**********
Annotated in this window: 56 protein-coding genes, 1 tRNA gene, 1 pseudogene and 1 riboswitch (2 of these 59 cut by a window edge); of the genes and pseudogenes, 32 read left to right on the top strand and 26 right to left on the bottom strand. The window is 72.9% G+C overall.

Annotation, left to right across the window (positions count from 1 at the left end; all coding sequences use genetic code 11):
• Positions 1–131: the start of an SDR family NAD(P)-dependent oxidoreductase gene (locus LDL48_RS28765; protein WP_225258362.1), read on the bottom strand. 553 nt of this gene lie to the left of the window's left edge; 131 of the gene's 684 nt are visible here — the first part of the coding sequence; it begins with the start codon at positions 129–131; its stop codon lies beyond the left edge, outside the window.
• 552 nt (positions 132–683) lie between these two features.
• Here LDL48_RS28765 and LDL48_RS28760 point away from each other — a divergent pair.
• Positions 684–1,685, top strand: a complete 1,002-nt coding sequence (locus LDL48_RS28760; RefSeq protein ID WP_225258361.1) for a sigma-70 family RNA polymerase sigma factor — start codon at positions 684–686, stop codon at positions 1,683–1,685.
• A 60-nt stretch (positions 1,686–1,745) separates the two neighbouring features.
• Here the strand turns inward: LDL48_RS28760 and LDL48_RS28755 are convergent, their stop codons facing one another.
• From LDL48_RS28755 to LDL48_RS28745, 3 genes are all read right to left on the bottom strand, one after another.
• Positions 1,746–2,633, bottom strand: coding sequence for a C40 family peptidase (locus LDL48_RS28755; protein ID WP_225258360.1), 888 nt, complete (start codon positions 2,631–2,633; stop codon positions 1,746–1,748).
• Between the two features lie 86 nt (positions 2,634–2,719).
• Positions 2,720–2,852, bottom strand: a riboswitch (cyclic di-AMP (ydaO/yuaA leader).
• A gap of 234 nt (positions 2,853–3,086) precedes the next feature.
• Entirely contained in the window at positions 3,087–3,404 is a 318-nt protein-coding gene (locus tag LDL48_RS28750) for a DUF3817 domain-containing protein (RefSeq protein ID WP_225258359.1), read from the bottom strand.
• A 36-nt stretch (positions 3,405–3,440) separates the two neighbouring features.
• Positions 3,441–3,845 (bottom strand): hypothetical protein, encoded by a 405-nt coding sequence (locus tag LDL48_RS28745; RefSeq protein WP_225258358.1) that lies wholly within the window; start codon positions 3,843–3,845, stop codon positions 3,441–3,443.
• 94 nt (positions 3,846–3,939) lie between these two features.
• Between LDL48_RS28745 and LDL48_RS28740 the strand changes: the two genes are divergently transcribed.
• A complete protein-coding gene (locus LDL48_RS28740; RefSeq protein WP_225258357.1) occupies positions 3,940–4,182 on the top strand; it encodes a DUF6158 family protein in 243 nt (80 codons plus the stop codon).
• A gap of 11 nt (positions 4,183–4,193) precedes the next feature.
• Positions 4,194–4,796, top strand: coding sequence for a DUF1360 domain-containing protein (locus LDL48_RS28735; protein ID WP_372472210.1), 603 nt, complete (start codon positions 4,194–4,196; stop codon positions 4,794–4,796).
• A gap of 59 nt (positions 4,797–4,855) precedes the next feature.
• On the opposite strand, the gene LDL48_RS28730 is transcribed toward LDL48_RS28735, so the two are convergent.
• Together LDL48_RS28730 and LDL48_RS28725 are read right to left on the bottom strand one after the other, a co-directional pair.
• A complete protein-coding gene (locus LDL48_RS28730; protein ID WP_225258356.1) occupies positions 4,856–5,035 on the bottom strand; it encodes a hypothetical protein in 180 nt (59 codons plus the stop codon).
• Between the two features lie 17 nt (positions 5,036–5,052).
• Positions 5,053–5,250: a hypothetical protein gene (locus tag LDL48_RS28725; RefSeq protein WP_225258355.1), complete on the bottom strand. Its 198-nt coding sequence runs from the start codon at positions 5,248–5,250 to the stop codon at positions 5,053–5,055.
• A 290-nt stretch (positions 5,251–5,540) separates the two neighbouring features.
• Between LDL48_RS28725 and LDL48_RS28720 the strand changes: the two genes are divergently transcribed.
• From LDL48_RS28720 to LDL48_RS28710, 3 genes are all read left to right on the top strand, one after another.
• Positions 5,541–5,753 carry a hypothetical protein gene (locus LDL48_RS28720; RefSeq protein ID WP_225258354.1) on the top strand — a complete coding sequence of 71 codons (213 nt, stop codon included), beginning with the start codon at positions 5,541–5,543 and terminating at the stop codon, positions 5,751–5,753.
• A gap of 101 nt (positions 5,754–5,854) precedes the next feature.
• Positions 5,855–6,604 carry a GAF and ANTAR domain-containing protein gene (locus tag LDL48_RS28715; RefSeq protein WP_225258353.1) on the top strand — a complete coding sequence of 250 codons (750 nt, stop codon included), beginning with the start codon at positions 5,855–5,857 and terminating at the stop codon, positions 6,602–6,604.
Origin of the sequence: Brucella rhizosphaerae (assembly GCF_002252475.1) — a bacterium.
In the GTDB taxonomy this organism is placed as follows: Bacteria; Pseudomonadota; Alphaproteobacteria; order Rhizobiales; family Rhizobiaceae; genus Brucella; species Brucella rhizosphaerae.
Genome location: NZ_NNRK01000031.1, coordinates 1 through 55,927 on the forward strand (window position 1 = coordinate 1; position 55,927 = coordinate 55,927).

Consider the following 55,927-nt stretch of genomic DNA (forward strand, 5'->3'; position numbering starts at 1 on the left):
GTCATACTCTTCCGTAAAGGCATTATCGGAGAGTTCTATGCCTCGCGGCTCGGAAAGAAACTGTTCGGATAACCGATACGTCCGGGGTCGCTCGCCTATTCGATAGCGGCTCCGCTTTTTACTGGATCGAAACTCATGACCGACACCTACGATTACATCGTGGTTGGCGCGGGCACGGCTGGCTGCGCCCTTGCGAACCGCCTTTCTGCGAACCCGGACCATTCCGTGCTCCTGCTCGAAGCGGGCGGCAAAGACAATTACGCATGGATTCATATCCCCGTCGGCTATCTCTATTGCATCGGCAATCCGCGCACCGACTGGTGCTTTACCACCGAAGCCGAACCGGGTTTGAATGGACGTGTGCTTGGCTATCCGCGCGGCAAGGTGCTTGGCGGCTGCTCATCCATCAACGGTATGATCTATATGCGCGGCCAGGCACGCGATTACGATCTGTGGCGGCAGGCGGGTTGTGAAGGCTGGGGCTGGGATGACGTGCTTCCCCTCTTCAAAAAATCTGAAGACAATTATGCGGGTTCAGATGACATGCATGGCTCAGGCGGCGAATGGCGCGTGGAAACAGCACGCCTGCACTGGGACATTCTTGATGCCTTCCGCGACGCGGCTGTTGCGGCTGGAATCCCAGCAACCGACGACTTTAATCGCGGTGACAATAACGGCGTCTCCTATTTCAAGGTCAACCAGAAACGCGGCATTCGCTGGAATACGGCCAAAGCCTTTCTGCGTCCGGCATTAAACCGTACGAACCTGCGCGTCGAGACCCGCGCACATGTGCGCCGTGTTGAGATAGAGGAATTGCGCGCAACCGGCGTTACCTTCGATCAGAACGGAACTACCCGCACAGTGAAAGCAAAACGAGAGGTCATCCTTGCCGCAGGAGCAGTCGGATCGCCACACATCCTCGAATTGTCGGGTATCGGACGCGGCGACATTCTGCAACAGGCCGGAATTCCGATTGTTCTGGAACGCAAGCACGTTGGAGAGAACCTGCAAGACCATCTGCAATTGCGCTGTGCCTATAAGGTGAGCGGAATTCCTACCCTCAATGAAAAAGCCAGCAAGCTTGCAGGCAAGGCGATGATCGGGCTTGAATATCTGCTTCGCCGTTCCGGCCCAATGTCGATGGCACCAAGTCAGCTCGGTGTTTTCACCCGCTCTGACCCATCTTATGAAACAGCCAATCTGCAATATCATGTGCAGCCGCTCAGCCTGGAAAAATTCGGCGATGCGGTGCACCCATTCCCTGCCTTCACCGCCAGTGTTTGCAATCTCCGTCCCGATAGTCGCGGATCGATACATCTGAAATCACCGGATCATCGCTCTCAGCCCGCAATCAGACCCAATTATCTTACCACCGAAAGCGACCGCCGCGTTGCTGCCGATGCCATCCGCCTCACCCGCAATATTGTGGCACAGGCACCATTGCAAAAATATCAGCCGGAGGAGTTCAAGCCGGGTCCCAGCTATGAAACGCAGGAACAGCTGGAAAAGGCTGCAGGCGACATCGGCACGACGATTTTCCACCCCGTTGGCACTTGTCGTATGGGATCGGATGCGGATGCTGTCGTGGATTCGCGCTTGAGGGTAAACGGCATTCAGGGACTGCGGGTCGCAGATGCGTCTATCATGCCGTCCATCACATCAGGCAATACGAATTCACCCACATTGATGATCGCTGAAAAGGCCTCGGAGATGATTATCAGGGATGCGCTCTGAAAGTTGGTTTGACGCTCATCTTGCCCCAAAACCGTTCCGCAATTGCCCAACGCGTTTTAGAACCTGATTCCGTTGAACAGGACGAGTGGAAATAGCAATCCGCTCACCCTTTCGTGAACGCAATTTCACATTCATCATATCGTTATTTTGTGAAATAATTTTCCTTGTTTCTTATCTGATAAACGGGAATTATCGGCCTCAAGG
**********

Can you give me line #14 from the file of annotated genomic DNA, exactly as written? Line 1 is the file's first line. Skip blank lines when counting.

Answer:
• Entirely contained in the window at positions 3,087–3,404 is a 318-nt protein-coding gene (locus tag LDL48_RS28750) for a DUF3817 domain-containing protein (RefSeq protein ID WP_225258359.1), read from the bottom strand.